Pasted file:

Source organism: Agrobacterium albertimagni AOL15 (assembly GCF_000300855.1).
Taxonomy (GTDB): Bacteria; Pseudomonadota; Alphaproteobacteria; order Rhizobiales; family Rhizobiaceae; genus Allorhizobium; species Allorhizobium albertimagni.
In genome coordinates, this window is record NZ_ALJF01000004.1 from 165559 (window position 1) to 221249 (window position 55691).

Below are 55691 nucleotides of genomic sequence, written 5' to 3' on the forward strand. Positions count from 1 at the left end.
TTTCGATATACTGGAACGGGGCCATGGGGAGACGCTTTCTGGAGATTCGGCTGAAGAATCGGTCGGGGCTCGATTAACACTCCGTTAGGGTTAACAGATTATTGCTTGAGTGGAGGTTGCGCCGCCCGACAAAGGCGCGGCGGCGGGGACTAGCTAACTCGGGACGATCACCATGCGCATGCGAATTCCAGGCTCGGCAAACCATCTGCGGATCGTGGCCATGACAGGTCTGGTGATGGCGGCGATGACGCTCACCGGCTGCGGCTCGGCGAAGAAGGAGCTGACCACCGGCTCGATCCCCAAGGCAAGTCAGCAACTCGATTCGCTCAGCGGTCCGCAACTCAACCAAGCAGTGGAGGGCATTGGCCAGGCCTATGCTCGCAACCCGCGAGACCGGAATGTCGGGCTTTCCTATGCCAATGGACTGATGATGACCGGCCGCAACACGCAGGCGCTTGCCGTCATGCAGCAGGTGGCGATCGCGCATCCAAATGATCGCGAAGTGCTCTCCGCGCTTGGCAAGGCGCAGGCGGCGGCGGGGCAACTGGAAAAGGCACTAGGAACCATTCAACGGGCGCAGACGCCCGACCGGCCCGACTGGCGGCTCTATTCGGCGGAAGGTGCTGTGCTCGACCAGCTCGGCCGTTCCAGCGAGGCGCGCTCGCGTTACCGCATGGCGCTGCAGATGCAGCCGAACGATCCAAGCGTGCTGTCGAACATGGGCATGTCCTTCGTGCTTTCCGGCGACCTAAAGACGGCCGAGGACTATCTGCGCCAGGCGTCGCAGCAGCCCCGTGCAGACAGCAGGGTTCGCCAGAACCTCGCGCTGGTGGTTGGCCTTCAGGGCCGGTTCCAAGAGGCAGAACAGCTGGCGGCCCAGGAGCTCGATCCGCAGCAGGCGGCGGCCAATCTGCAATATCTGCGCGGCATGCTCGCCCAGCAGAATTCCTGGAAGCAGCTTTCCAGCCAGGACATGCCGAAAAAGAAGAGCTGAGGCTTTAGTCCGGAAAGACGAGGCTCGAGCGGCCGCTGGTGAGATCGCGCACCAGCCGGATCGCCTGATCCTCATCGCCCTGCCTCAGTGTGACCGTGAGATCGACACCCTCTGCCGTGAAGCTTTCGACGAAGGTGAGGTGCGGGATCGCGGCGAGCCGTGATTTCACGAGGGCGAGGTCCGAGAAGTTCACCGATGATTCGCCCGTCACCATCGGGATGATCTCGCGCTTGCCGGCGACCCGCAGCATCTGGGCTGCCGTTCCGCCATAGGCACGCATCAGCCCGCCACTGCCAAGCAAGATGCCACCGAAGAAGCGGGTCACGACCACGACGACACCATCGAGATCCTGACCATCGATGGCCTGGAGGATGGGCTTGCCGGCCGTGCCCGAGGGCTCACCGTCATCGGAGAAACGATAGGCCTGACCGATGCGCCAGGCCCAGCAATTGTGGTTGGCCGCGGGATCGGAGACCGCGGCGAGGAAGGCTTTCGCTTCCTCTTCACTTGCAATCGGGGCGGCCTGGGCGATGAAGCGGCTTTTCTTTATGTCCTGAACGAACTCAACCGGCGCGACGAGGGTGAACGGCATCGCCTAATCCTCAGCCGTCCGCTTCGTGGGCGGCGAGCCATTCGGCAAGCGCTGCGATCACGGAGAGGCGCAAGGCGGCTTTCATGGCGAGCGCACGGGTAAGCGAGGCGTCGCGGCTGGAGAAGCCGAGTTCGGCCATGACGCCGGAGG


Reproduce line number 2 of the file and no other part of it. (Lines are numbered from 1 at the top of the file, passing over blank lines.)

Taxonomy (GTDB): Bacteria; Pseudomonadota; Alphaproteobacteria; order Rhizobiales; family Rhizobiaceae; genus Allorhizobium; species Allorhizobium albertimagni.